Originally Posted by MollyBloom
Hello, I have found this site very useful and thought I'd 'jump in'. My partner - Capt Ron
(really!!!) and I are provisioning
our 38' Lagoon
Catamaran for our first long distance adventure.
We have an income of $1500/mo. from pensions - what is the best way to make sure we have access to funds along the way. Is that a realistic number to go off on our adventure? We plan to moor most often and not use the marina's for other than dingy dock
It costs whatever you want to spend but many folks with well prepared boats and realistic requirements have done it for less.
I used a debit card for my cruising but carried several credit cards as well. I carefully tracked expenses and one of the first things I did when I got to an internet connection was either Skype or check my balance to make sure things agreed. I found it less stressful to do transactions at banks rather than ATMs and I was very leery of using credit cards, carrying more cash than I wanted to lose in a day, and left the jewelry home.
You should probably arrange for direct payment of any bills you get regularly. I contacted my credit card company before I left an island to make sure they knew I was leaving, there were no strange charges, and told them where I'd be next and about what time. When I got to my next destination
, it took a quick email or Skype call to get the card back in operation. I do this not because I'm that paranoid, but having traveled in the past to areas where credit card theft was high, the credit card company wanted to cut its losses by having me on a rather short leash.
I collected a rather esoteric collection of change and bills. Many are used in other locations with no problems and others could be converted to the currency of the island/country. I wish change was convertible as well. I also carried a few hundred dollars in low denomination US currency in case the bank was closed or I needed the cash immediately. USD seemed to be accepted everywhere.
If you're planning on anchoring/mooring then you should have good ground tackle - anchors, chain rode
, nylon rode
, snubbers, windlass
, etc. Anchors get lost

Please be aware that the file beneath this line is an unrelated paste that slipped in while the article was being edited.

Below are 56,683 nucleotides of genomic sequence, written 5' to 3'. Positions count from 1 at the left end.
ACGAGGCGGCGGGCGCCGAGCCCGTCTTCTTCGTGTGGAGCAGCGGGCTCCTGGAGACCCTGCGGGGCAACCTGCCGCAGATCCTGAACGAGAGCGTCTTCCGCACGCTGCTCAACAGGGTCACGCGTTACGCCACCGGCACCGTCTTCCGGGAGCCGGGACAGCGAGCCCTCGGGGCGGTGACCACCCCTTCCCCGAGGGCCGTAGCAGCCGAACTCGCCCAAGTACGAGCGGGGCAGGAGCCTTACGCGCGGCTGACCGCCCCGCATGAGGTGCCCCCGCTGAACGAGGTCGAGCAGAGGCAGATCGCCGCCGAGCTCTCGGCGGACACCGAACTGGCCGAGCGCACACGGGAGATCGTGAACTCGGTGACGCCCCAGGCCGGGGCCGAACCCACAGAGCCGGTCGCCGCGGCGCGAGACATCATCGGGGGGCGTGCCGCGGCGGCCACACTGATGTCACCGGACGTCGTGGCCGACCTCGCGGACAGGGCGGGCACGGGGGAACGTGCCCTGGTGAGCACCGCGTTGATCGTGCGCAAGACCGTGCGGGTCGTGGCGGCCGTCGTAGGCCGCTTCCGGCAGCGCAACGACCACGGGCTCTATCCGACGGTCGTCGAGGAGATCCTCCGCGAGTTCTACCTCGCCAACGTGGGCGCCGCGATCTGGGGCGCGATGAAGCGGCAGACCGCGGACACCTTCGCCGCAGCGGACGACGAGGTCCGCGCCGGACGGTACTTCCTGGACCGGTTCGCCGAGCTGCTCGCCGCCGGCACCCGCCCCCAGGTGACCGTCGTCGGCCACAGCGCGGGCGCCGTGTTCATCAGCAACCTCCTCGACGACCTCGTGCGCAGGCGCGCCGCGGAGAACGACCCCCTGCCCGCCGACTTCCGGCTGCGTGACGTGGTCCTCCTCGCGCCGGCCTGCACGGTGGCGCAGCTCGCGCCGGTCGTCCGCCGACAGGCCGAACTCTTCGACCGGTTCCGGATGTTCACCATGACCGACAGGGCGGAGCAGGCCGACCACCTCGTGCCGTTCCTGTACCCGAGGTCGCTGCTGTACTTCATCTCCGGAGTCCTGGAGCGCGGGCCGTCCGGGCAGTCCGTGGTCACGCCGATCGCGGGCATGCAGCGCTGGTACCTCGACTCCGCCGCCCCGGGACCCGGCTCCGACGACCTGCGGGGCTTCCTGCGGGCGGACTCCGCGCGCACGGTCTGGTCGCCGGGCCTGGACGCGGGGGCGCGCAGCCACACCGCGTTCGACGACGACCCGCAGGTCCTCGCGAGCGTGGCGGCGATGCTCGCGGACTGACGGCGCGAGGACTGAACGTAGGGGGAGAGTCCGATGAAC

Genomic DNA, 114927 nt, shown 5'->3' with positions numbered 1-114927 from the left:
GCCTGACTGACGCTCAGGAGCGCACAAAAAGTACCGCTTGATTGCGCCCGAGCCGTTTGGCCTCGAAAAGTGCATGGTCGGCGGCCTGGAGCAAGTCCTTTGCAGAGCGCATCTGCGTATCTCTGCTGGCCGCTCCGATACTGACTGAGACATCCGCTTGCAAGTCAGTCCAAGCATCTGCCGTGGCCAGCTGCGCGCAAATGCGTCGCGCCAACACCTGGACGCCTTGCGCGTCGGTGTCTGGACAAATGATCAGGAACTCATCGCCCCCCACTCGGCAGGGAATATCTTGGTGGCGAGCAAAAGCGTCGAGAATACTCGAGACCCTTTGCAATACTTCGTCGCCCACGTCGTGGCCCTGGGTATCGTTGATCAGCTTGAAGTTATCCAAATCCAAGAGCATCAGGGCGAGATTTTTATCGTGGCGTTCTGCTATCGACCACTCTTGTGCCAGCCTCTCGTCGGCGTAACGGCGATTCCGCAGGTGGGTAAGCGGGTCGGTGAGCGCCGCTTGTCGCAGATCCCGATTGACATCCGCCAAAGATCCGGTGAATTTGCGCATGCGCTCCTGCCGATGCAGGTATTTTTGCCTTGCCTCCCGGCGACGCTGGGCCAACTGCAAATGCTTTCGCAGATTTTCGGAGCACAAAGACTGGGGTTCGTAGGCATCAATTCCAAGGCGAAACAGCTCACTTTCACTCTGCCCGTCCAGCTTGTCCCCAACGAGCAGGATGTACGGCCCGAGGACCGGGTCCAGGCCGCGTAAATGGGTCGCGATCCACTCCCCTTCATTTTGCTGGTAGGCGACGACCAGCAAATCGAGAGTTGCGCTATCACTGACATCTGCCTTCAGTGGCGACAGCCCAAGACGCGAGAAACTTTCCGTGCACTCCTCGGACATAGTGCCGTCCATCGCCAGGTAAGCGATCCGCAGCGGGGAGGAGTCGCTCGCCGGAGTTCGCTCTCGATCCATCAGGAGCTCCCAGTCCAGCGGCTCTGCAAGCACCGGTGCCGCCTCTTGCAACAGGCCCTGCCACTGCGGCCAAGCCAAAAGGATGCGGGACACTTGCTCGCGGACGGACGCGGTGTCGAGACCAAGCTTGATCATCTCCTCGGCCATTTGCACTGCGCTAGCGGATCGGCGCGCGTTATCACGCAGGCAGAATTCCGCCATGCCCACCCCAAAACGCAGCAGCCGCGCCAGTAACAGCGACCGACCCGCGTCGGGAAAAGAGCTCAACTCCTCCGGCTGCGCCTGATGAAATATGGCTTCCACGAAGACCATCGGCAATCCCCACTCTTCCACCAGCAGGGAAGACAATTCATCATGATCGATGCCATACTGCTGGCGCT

and fatigue and rode wears through so budget for that. Chain needs to be re-galvanized every 5 years or so and the process weakens the chains strength. That means that you could probably get 10 years out of a next larger size chain before replacing it.
Many locations now have mooring fees
and either very small or rolly anchorages
. The going rate in the Caribbean
is about $15/night for a mooring
so you need to consider that. Many marinas
charge for dinghy access and that can add up as well. Since you're mooring/anchoring out you've got to consider gas, 2-cycle oil
, and depreciation on the tender
as a cruising cost.
Many countries require cruising (and) fishing
permits. Most have fees
for checking in and out and some have insurance
requirements. I'd suggest doing a bit of research
about the places you're likely to visit to get an idea of costs and time limits. All these will impact the cost of cruising.
What about internet? I understand that wi/fi is available when we are close to land (which will be most of the time I suspect), and phone services? I think ssb would be great, but our boat is not outfitted for it and seems that it is a lot of money outside our budget to retrofit.
Depending on your location you may be able to grab a free wifi signal from your boat. These wifi boosters aren't expensive and do a good job of bringing the world to you. The biggest problem I've found is that many wifi signals are locked. The good news is that many places that cater to cruisers have free, or very inexpensive, wifi. It may require you going ashore and buying
a beverage but the wifi will be cheaper that way.
is interesting. Places like the Bahamas still use analog cell phones and SIM cards. I'd recommend getting a quad-band or world phone that works on all frequencies. You then buy a SIM card for your location and then a time card and start using it. Many cell services don't include internet as a feature of the cell phone
. The further offshore
of off the beaten path you get, the poorer the coverage. In the Caribbean
where countries are within sight of each other, what works on one island may not work on the other. If you're wanting to make calls, then I've always found it cheaper to buy a local phone card and use the pay phones. You connect for a cheap price
then use the card to make the calls.
SSB is a great accessory, but it's expensive. If you don't want to be able to transmit and talk long distance, I'd still recommend a good general coverage radio